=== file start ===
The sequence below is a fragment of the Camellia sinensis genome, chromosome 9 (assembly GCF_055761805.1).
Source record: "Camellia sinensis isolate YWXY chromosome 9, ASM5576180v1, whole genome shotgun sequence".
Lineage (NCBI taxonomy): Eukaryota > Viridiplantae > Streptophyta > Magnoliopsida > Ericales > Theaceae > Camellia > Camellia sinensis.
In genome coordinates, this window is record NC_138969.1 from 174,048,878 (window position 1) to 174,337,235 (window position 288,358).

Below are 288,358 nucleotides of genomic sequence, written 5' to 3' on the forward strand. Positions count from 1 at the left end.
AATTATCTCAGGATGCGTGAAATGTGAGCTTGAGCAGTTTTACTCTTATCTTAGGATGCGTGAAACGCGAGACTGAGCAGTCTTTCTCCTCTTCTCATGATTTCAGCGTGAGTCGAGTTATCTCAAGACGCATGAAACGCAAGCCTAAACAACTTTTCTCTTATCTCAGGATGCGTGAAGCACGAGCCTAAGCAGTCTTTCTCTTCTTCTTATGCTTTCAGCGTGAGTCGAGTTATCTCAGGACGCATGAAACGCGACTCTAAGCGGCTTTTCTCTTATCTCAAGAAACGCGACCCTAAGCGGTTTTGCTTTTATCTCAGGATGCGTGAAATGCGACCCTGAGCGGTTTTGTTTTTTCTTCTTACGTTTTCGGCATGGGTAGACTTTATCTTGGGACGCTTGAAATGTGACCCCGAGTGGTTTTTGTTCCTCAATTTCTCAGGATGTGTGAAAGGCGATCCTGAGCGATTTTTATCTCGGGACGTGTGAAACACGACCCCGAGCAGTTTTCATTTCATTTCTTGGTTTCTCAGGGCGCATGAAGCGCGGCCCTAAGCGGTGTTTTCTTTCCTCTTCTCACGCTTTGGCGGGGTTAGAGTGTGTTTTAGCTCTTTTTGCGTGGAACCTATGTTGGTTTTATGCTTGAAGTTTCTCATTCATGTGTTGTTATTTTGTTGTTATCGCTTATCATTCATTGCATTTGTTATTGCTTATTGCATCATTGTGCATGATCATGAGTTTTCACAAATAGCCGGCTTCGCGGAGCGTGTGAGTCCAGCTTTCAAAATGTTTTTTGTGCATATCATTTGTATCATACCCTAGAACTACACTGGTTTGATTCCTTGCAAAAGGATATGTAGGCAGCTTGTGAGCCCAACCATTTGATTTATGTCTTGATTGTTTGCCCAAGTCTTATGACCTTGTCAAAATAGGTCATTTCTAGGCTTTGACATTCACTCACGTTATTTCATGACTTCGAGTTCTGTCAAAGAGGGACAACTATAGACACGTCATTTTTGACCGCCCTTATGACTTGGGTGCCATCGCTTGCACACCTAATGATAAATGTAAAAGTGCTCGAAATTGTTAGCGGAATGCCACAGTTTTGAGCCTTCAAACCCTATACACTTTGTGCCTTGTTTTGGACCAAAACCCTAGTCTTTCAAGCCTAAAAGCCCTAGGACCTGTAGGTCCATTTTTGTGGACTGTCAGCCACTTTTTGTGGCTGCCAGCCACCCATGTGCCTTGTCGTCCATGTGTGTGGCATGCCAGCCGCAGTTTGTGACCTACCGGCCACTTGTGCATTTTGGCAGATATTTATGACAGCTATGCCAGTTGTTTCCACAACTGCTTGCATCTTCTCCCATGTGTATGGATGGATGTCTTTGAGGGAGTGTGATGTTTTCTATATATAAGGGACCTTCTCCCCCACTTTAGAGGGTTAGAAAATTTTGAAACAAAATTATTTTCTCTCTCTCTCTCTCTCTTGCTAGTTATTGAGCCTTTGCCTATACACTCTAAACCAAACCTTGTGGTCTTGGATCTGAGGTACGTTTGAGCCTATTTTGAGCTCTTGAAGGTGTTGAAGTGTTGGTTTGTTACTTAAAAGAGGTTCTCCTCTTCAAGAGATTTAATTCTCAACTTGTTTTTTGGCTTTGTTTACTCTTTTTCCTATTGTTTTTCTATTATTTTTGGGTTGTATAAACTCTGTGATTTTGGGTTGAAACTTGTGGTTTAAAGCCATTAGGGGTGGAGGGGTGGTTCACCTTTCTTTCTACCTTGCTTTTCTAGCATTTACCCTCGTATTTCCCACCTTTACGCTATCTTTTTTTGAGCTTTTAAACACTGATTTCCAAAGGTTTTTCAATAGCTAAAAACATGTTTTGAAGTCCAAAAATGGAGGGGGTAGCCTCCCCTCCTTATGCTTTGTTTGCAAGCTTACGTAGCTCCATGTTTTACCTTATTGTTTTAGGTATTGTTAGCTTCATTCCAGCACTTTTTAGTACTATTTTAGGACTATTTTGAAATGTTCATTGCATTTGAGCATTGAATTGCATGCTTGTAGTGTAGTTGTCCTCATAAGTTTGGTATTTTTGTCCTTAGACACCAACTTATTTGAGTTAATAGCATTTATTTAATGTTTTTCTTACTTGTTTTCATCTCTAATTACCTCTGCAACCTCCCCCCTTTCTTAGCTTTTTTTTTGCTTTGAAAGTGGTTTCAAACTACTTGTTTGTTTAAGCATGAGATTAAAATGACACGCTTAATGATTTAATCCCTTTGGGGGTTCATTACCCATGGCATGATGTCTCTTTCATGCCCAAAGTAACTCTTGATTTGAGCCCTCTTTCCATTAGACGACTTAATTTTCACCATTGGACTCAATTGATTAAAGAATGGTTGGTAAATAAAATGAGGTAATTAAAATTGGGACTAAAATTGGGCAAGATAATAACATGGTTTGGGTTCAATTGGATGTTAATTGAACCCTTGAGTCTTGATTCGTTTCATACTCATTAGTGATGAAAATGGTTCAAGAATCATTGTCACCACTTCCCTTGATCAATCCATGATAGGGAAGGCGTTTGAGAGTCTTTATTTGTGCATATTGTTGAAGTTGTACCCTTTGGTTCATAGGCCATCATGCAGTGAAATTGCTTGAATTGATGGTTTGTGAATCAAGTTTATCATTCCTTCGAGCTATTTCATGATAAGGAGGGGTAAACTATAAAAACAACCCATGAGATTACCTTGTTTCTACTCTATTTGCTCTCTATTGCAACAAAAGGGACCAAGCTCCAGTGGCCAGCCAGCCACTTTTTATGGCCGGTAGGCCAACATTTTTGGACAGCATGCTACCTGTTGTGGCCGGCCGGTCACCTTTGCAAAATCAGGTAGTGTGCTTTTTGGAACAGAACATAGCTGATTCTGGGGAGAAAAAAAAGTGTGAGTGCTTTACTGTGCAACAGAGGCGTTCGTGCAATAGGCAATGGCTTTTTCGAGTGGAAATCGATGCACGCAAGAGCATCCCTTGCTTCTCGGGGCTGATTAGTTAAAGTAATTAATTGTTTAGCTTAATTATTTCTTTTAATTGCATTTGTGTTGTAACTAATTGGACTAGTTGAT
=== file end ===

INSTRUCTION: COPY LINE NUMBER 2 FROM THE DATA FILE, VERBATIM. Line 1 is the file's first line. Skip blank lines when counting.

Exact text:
Source record: "Camellia sinensis isolate YWXY chromosome 9, ASM5576180v1, whole genome shotgun sequence".